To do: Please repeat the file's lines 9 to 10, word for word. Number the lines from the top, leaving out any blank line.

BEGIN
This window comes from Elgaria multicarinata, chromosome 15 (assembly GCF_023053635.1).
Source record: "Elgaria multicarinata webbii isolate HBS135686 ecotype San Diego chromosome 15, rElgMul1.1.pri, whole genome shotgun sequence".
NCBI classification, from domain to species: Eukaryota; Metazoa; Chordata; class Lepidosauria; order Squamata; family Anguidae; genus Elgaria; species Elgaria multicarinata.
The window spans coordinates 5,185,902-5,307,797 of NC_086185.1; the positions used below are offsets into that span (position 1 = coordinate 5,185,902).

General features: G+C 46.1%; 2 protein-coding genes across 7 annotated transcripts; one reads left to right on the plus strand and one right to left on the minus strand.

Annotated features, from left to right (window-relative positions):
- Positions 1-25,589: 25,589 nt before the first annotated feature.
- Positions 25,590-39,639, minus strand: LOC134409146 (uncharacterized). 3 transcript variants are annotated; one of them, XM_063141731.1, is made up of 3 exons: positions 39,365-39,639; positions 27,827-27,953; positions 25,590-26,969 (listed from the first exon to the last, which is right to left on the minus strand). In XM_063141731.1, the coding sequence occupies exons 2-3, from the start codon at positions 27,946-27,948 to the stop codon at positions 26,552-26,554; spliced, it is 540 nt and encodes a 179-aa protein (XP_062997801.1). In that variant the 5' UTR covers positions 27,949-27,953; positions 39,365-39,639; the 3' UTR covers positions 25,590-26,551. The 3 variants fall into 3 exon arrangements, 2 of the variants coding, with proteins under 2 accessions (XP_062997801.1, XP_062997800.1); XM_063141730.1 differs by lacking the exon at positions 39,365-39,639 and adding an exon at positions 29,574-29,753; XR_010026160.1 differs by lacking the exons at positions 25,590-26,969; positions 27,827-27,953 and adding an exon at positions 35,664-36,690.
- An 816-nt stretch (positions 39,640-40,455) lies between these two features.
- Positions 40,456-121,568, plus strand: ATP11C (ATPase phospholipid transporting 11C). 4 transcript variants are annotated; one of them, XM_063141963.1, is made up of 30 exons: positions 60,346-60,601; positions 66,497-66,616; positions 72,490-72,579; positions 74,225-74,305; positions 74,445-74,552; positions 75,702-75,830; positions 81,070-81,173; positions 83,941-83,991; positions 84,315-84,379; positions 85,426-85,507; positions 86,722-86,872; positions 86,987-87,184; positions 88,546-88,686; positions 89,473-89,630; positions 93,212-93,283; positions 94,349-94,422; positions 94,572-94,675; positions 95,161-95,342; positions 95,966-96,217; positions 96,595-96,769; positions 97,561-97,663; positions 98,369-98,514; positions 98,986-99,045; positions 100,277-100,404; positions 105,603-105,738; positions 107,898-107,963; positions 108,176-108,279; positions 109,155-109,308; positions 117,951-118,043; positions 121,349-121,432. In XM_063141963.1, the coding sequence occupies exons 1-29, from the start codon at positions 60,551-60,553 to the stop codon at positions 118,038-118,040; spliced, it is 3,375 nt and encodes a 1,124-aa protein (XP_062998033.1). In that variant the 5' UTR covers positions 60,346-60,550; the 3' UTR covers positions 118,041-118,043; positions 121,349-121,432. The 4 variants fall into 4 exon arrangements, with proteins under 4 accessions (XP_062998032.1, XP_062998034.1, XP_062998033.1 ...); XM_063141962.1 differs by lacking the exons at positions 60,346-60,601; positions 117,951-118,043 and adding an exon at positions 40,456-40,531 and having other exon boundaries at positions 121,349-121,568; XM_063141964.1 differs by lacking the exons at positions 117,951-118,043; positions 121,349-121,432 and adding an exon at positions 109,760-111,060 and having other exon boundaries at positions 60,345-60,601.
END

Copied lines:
- An 816-nt stretch (positions 39,640-40,455) lies between these two features.
- Positions 40,456-121,568, plus strand: ATP11C (ATPase phospholipid transporting 11C). 4 transcript variants are annotated; one of them, XM_063141963.1, is made up of 30 exons: positions 60,346-60,601; positions 66,497-66,616; positions 72,490-72,579; positions 74,225-74,305; positions 74,445-74,552; positions 75,702-75,830; positions 81,070-81,173; positions 83,941-83,991; positions 84,315-84,379; positions 85,426-85,507; positions 86,722-86,872; positions 86,987-87,184; positions 88,546-88,686; positions 89,473-89,630; positions 93,212-93,283; positions 94,349-94,422; positions 94,572-94,675; positions 95,161-95,342; positions 95,966-96,217; positions 96,595-96,769; positions 97,561-97,663; positions 98,369-98,514; positions 98,986-99,045; positions 100,277-100,404; positions 105,603-105,738; positions 107,898-107,963; positions 108,176-108,279; positions 109,155-109,308; positions 117,951-118,043; positions 121,349-121,432. In XM_063141963.1, the coding sequence occupies exons 1-29, from the start codon at positions 60,551-60,553 to the stop codon at positions 118,038-118,040; spliced, it is 3,375 nt and encodes a 1,124-aa protein (XP_062998033.1). In that variant the 5' UTR covers positions 60,346-60,550; the 3' UTR covers positions 118,041-118,043; positions 121,349-121,432. The 4 variants fall into 4 exon arrangements, with proteins under 4 accessions (XP_062998032.1, XP_062998034.1, XP_062998033.1 ...); XM_063141962.1 differs by lacking the exons at positions 60,346-60,601; positions 117,951-118,043 and adding an exon at positions 40,456-40,531 and having other exon boundaries at positions 121,349-121,568; XM_063141964.1 differs by lacking the exons at positions 117,951-118,043; positions 121,349-121,432 and adding an exon at positions 109,760-111,060 and having other exon boundaries at positions 60,345-60,601.